House Seeks to Cut Cash Flow to Online Gambling
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WASHINGTON -- A House panel today took a stab today at the heart of the offshore gambling business: U.S. cash flow.
Approved on a close voice vote by the House Financial Services Committee, the Unlawful Internet Gambling Enforcement Act (H.R. 4411) requires financial institutions to identify and block payments to offshore casinos, sports book and other online gambling sites.
The narrowly targeted bill contains no provisions prohibiting gambling itself. Instead, it attempts to limit the opportunities of Americans to gamble by narrowing the access of the offshore sites to the U.S. financial services industry.
The legislation exempts horse racing gambling over the Internet and online and remote gambling on Indian reservations. In addition, exemptions are made for online and remote gambling taking place within a state such as Nevada.
"For nearly a decade, many in Congress have sought to deter Internet gambling. But, time and again, the issue has been stymied - often in ways that reflects imperfectly on this institution," bill sponsor Jim Leach (R-Iowa) said.
"While Congress has failed to act, the illegal Internet gambling industry has boomed."
According to Leach, Americans are projected to gamble approximately $6 billion through offshore sites. Worldwide, the total is projected at $12 billion.
Leach said online gambling characteristics are "unique" in that players can gamble 24 hours a day; children often gamble without sufficient age verification; and credit card gambling undercuts a player's "perception of the value of cash."
Those liabilities, Leach said, leads to "addiction, bankruptcy and crime."
"Unlike brick-and-mortar casinos in the United States where legal protections for bettors exist and where there is some compensatory social benefit in jobs and taxes, Internet gambling sites principally yield only liabilities to America and to Americans," Leach said.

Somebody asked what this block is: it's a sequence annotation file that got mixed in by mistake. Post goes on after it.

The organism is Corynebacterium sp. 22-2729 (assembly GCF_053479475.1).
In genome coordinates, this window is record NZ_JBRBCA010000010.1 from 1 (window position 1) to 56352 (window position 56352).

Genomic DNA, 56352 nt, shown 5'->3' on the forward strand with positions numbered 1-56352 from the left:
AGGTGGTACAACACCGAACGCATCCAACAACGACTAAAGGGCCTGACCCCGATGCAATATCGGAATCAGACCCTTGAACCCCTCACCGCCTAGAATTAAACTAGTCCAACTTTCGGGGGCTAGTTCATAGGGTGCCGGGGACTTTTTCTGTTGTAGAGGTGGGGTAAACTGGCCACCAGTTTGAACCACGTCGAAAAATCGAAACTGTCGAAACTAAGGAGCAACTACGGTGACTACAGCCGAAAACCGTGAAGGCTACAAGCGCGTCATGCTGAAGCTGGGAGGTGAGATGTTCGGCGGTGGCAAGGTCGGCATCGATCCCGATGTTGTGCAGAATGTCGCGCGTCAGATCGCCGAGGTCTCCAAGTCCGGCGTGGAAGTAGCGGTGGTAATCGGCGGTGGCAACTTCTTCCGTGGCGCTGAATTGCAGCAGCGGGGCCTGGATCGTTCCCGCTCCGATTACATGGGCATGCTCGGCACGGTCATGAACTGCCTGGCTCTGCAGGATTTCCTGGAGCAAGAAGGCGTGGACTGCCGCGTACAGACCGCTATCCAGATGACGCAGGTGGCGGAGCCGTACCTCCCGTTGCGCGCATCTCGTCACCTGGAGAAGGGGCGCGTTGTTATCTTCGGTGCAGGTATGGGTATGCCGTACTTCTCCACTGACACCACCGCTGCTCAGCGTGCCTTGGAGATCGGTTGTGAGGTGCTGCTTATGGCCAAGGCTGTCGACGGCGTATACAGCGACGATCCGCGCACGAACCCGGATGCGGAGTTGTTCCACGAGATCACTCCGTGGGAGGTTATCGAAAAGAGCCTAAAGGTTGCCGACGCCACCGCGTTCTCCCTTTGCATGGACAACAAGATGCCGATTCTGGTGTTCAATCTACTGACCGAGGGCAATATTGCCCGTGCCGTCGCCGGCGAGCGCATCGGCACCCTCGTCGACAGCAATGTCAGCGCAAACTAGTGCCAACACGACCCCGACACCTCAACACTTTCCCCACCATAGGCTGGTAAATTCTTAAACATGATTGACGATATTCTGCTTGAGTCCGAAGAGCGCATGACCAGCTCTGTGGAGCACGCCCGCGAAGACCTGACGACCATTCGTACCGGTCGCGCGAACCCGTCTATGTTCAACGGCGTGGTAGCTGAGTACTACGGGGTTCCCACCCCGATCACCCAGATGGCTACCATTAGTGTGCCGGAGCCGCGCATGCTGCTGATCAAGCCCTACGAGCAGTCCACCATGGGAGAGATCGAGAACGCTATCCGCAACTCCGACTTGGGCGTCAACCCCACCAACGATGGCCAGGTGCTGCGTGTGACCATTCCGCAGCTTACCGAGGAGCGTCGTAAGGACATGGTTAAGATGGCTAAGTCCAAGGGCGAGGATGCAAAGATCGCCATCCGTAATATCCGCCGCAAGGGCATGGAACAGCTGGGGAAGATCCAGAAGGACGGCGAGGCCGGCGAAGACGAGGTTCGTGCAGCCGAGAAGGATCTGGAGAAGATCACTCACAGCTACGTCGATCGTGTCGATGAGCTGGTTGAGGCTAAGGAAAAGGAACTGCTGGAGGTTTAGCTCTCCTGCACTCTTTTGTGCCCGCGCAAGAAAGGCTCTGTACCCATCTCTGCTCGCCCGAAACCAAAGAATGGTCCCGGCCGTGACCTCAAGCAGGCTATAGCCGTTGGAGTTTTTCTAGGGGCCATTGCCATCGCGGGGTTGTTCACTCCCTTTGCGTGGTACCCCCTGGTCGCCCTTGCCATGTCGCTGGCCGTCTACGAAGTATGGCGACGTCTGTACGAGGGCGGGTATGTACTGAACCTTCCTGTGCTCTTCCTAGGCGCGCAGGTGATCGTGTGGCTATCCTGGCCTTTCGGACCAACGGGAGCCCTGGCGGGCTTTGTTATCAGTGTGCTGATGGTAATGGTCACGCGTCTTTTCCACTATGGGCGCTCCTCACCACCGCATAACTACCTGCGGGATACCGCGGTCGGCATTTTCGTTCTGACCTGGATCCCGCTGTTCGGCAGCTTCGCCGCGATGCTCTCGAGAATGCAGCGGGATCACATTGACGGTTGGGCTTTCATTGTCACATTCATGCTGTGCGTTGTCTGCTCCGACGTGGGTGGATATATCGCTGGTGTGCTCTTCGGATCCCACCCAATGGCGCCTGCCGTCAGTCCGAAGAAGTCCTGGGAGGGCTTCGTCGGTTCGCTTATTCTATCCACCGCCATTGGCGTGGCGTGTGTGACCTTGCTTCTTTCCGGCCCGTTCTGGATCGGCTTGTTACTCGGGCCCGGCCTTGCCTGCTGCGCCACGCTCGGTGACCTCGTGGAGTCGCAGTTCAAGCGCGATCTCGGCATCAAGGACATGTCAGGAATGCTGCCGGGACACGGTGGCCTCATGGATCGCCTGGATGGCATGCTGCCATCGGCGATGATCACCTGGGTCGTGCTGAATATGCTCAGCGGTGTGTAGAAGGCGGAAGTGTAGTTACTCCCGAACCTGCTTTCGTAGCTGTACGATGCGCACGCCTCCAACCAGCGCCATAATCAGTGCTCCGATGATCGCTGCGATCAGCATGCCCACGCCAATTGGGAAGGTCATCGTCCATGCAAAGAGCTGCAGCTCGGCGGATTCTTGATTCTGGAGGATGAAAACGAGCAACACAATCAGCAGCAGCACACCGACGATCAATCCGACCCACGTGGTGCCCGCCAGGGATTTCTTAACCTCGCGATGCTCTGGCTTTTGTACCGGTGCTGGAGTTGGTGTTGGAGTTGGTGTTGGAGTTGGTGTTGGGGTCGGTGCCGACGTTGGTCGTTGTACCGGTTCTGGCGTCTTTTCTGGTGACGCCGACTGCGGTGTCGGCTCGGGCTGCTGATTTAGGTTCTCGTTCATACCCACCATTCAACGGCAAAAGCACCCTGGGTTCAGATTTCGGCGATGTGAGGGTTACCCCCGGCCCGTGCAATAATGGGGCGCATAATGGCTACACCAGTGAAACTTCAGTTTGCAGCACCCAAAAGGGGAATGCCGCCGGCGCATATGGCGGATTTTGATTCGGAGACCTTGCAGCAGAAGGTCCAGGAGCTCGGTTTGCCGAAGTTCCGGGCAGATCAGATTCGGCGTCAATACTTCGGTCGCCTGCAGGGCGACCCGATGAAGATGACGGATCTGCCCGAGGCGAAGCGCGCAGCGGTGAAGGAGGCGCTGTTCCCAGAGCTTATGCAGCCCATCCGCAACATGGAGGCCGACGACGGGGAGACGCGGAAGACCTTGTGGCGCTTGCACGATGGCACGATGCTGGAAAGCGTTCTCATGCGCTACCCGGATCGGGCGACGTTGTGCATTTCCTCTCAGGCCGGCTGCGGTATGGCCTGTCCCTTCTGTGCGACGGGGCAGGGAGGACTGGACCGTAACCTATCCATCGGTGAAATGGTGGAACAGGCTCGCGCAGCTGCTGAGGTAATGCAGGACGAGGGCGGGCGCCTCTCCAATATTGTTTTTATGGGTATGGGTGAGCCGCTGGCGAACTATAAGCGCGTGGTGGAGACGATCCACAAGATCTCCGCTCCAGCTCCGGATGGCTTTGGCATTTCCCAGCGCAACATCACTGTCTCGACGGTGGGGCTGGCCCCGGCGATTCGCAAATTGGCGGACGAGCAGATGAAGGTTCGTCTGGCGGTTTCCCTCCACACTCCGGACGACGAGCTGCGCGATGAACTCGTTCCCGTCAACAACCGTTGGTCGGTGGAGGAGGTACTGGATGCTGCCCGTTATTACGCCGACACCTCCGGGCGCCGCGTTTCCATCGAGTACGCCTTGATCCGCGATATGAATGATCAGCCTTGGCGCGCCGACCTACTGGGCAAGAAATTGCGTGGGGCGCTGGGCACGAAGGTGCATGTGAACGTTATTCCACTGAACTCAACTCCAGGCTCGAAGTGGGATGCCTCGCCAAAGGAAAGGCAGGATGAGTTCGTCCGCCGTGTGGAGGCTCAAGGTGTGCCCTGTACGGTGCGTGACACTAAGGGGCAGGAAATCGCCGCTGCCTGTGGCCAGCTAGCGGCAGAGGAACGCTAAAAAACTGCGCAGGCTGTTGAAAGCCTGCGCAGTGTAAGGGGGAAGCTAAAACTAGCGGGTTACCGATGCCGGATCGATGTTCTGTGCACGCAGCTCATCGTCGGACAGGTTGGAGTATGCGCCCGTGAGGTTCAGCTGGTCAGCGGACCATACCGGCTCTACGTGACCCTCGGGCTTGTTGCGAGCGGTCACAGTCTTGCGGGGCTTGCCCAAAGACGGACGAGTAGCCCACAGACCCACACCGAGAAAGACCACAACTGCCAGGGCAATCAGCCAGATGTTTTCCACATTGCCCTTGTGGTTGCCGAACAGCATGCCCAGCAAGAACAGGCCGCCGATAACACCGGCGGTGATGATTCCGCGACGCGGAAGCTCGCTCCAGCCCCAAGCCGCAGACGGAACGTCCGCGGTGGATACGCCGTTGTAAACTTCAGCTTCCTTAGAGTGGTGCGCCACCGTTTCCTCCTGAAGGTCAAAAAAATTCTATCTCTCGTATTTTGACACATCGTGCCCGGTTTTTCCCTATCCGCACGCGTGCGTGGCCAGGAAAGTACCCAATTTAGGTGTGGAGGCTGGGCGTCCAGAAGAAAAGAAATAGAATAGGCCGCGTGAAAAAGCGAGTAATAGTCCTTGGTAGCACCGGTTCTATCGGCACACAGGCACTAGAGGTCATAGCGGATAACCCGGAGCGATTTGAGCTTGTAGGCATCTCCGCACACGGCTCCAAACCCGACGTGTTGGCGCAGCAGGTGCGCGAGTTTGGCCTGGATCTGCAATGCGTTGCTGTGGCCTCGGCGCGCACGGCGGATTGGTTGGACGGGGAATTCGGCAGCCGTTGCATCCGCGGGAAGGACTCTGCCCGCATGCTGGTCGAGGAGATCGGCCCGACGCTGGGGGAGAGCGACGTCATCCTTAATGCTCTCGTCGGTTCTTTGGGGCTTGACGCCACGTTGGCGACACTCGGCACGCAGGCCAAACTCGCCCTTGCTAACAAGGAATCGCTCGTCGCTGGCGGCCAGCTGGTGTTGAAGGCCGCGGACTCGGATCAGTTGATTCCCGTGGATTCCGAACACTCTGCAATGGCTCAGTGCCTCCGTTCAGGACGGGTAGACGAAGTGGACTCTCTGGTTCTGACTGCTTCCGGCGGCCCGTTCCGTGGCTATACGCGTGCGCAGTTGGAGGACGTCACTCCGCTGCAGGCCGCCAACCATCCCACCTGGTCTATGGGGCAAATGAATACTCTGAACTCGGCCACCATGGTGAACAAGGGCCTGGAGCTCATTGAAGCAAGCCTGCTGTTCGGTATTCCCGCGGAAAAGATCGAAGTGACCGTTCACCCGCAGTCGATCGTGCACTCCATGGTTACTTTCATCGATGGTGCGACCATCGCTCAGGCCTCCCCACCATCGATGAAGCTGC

Rep. Barney Frank (D-Mass.) was the only committee member to speak against the bill, although a number of Democrats voted against the legislation.
"The fact that people bet more than they should should not be a matter of legislative interest," he said. "This is motivated by an interesting convergence of liberals and conservatives who disapprove of it [gambling] personally. Therefore, they want to make it illegal.
An organization billing itself as the Poker Players Alliance issued a statement at the hearing also opposing Leach's bill.
"The Leach bill unfairly prohibits online poker, while it gives special protections to other activities such as intrastate gambling, online lotteries, betting on horse racing and certain fantasy sports," the organization stated.
"It is disingenuous to oppose Internet gambling and then write a bill that makes select forms of online gambling legal."
Leach's bill is separate from legislation introduced last month that aims to make it illegal for Americans to use the Internet for gambling.
The Internet Gambling Prohibition Act would authorize law enforcement officials to stop credit card payments and other forms of electronic payments. Violators would be subject to up to five years in prison.
"Technology has allowed for new types of electronic gambling, including interactive games on the Internet such as poker and blackjack, which may not clearly be included within the types of gambling currently made illegal by the Wire Act," the bill summary states.
The Leach bill now goes to the whole House for a floor vote, while the Internet Gambling Prohibition Act awaits a hearing before the House Judiciary Committee.